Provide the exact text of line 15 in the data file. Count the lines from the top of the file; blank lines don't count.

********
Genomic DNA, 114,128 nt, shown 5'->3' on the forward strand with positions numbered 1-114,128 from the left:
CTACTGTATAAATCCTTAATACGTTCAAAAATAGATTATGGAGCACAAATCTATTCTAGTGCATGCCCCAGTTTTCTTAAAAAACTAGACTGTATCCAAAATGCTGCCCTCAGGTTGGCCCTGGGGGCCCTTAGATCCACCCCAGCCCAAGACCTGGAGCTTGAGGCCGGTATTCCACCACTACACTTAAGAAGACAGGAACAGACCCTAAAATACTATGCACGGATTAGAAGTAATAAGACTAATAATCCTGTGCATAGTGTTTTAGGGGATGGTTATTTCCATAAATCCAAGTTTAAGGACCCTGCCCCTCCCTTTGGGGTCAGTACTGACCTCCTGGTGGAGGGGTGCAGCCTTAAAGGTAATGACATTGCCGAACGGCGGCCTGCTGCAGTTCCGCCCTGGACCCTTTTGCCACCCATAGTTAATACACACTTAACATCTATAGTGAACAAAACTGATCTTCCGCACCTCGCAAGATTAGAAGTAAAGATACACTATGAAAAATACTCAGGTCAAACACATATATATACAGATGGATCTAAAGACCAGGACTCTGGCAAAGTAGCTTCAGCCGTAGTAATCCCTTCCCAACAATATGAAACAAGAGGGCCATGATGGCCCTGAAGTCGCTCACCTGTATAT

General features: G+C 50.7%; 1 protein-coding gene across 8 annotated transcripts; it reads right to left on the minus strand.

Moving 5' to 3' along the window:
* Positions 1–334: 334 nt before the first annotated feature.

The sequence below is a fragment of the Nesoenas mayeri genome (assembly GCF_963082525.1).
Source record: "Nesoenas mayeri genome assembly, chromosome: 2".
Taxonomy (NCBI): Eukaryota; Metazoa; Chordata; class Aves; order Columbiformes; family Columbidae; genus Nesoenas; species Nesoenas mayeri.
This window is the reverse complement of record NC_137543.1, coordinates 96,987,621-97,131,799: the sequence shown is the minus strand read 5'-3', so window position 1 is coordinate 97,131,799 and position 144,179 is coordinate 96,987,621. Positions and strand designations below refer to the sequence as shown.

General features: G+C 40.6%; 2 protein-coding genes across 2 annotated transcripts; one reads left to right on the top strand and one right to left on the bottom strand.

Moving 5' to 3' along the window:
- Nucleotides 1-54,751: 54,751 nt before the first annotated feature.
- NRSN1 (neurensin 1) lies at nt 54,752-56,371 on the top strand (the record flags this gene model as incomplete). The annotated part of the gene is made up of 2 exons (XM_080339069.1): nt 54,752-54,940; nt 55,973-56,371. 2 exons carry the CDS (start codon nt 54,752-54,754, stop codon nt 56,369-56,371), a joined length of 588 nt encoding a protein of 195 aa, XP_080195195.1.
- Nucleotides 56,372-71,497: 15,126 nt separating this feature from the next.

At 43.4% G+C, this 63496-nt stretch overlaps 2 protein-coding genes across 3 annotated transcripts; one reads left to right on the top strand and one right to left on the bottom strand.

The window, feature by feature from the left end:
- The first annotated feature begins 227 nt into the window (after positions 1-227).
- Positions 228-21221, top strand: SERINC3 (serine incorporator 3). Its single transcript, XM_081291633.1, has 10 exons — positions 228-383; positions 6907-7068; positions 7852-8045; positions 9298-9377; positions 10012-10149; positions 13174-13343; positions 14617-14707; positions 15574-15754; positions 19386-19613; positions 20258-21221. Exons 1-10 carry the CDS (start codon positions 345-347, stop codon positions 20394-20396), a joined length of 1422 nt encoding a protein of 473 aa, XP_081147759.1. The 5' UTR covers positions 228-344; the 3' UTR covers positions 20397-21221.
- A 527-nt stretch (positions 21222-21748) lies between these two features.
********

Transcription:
At 43.4% G+C, this 63496-nt stretch overlaps 2 protein-coding genes across 3 annotated transcripts; one reads left to right on the top strand and one right to left on the bottom strand.